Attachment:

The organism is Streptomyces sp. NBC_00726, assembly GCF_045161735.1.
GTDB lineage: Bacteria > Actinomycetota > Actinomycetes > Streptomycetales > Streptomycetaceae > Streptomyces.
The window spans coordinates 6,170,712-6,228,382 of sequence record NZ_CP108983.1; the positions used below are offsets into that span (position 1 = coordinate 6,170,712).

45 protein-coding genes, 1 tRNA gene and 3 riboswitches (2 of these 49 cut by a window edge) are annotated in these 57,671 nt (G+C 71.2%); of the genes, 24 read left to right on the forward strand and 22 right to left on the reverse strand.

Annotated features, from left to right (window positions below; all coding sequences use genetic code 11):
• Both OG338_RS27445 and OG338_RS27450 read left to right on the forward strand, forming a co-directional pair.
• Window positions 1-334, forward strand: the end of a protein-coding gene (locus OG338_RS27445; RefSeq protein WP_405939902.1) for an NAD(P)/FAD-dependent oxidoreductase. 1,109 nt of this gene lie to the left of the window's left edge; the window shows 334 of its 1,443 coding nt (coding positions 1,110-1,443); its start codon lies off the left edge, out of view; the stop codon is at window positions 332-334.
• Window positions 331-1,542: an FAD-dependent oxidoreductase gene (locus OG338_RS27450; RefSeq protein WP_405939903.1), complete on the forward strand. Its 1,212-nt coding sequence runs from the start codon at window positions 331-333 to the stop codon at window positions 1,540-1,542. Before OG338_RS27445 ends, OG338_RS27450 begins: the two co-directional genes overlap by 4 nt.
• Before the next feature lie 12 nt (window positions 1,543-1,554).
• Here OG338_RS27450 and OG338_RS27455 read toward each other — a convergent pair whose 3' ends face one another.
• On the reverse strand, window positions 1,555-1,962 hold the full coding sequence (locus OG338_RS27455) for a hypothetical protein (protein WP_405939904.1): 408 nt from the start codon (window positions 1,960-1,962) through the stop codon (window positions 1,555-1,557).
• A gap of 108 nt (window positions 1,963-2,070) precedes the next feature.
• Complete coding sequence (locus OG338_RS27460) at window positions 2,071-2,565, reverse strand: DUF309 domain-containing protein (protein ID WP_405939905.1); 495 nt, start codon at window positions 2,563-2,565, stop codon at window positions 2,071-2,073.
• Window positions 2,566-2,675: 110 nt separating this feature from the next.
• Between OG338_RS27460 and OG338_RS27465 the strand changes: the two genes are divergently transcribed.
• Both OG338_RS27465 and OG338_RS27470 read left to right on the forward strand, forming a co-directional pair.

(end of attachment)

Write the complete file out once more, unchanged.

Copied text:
The organism is Streptomyces sp. NBC_00726, assembly GCF_045161735.1.
GTDB lineage: Bacteria > Actinomycetota > Actinomycetes > Streptomycetales > Streptomycetaceae > Streptomyces.
The window spans coordinates 6,170,712-6,228,382 of sequence record NZ_CP108983.1; the positions used below are offsets into that span (position 1 = coordinate 6,170,712).

45 protein-coding genes, 1 tRNA gene and 3 riboswitches (2 of these 49 cut by a window edge) are annotated in these 57,671 nt (G+C 71.2%); of the genes, 24 read left to right on the forward strand and 22 right to left on the reverse strand.

Annotated features, from left to right (window positions below; all coding sequences use genetic code 11):
• Both OG338_RS27445 and OG338_RS27450 read left to right on the forward strand, forming a co-directional pair.
• Window positions 1-334, forward strand: the end of a protein-coding gene (locus OG338_RS27445; RefSeq protein WP_405939902.1) for an NAD(P)/FAD-dependent oxidoreductase. 1,109 nt of this gene lie to the left of the window's left edge; the window shows 334 of its 1,443 coding nt (coding positions 1,110-1,443); its start codon lies off the left edge, out of view; the stop codon is at window positions 332-334.
• Window positions 331-1,542: an FAD-dependent oxidoreductase gene (locus OG338_RS27450; RefSeq protein WP_405939903.1), complete on the forward strand. Its 1,212-nt coding sequence runs from the start codon at window positions 331-333 to the stop codon at window positions 1,540-1,542. Before OG338_RS27445 ends, OG338_RS27450 begins: the two co-directional genes overlap by 4 nt.
• Before the next feature lie 12 nt (window positions 1,543-1,554).
• Here OG338_RS27450 and OG338_RS27455 read toward each other — a convergent pair whose 3' ends face one another.
• On the reverse strand, window positions 1,555-1,962 hold the full coding sequence (locus OG338_RS27455) for a hypothetical protein (protein WP_405939904.1): 408 nt from the start codon (window positions 1,960-1,962) through the stop codon (window positions 1,555-1,557).
• A gap of 108 nt (window positions 1,963-2,070) precedes the next feature.
• Complete coding sequence (locus OG338_RS27460) at window positions 2,071-2,565, reverse strand: DUF309 domain-containing protein (protein ID WP_405939905.1); 495 nt, start codon at window positions 2,563-2,565, stop codon at window positions 2,071-2,073.
• Window positions 2,566-2,675: 110 nt separating this feature from the next.
• Between OG338_RS27460 and OG338_RS27465 the strand changes: the two genes are divergently transcribed.
• Both OG338_RS27465 and OG338_RS27470 read left to right on the forward strand, forming a co-directional pair.